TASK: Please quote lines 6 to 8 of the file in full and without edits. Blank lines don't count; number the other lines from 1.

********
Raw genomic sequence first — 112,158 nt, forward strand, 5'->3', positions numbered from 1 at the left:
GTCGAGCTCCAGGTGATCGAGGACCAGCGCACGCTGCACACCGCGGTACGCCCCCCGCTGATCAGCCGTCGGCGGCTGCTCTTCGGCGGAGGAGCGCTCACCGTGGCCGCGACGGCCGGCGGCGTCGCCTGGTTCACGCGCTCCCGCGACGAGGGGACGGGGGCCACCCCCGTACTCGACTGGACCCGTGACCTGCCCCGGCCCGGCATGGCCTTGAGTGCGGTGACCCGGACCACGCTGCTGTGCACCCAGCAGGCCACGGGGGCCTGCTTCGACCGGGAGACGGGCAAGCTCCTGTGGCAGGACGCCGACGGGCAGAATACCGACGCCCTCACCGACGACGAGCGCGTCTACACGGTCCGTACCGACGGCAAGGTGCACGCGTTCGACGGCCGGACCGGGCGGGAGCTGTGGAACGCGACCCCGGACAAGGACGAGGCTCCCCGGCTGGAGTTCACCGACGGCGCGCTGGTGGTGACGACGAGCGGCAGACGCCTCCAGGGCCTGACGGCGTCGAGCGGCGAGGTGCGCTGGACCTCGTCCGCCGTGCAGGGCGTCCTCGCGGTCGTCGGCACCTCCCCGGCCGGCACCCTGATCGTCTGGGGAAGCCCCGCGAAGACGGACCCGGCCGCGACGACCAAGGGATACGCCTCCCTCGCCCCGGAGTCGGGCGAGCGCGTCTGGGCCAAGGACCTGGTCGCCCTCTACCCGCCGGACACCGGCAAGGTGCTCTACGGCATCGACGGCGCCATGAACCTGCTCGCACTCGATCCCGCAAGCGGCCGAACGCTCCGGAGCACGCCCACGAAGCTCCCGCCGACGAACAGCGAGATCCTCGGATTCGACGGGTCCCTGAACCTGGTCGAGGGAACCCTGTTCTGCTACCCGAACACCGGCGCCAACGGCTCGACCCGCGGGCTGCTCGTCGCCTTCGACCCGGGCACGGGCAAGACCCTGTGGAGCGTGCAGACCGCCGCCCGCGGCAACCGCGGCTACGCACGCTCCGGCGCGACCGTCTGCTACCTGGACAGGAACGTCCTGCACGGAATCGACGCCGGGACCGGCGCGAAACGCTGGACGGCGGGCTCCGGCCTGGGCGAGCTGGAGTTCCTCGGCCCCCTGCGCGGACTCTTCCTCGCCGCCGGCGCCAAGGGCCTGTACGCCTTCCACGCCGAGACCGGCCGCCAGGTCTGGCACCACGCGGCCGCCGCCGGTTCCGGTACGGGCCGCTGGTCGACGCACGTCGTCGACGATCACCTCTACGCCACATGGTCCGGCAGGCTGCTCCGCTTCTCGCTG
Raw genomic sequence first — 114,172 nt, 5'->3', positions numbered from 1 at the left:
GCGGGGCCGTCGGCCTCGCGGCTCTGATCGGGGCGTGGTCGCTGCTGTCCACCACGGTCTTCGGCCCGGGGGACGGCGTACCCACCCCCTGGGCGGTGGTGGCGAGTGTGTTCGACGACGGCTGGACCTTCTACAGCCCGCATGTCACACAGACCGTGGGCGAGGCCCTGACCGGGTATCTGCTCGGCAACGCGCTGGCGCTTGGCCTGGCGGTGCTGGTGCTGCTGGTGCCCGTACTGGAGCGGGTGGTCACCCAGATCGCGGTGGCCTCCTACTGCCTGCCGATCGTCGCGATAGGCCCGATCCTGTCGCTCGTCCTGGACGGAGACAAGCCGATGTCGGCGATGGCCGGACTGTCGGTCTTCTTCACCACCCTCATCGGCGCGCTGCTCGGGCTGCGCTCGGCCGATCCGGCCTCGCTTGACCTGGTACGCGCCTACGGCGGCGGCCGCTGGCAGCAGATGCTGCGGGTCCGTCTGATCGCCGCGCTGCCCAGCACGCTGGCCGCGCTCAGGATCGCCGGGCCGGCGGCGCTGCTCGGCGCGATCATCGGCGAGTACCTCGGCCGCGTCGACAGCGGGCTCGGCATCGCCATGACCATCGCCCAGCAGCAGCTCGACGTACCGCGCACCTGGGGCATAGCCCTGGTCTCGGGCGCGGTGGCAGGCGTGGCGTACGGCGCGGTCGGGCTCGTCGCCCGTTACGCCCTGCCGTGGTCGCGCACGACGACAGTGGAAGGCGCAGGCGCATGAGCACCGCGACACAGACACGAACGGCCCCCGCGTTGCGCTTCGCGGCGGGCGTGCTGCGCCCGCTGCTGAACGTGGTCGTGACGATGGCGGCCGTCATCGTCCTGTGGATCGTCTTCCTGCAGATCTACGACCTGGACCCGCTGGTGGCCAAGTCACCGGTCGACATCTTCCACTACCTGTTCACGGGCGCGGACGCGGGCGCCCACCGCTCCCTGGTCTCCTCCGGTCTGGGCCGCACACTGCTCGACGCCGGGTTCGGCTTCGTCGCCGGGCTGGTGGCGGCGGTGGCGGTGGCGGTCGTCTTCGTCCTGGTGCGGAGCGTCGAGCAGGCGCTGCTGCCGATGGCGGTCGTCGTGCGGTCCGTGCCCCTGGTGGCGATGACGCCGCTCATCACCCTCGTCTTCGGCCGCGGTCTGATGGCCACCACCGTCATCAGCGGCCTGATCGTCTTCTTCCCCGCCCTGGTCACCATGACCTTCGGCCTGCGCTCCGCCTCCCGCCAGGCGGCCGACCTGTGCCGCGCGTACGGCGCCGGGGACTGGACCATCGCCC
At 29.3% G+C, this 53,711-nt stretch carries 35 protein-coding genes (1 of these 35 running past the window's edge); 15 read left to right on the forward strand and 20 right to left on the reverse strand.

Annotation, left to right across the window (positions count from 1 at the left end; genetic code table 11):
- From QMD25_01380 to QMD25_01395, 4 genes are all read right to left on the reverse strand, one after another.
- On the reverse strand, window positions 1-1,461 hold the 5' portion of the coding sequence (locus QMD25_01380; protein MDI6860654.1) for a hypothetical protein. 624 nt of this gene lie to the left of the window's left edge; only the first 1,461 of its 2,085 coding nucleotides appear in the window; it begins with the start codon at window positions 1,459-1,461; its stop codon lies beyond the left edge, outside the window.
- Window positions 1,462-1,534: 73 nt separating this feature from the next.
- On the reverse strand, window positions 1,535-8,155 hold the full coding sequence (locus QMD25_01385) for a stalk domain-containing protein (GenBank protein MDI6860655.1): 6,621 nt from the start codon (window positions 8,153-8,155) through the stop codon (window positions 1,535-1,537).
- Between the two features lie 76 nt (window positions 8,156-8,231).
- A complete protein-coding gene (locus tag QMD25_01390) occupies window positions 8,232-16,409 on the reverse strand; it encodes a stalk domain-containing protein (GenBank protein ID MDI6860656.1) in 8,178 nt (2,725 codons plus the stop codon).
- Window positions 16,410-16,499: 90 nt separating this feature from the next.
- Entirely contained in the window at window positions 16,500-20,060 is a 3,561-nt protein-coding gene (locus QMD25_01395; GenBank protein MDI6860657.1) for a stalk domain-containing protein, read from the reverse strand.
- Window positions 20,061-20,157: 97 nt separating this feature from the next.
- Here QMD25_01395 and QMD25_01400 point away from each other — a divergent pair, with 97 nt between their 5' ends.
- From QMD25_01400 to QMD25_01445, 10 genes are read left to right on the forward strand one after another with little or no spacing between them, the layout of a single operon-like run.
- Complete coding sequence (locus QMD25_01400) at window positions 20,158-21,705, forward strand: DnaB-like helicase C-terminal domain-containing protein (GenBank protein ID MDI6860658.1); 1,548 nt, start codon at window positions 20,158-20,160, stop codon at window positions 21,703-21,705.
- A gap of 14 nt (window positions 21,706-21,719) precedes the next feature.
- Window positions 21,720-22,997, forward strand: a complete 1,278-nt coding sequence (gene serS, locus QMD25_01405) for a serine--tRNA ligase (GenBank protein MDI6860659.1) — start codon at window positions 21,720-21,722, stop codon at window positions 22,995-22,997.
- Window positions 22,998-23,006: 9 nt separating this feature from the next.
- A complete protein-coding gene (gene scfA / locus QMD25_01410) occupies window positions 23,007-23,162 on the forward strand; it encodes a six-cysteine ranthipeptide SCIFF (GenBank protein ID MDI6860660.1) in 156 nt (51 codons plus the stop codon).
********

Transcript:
Annotation, left to right across the window (positions count from 1 at the left end; genetic code table 11):
- From QMD25_01380 to QMD25_01395, 4 genes are all read right to left on the reverse strand, one after another.
- On the reverse strand, window positions 1-1,461 hold the 5' portion of the coding sequence (locus QMD25_01380; protein MDI6860654.1) for a hypothetical protein. 624 nt of this gene lie to the left of the window's left edge; only the first 1,461 of its 2,085 coding nucleotides appear in the window; it begins with the start codon at window positions 1,459-1,461; its stop codon lies beyond the left edge, outside the window.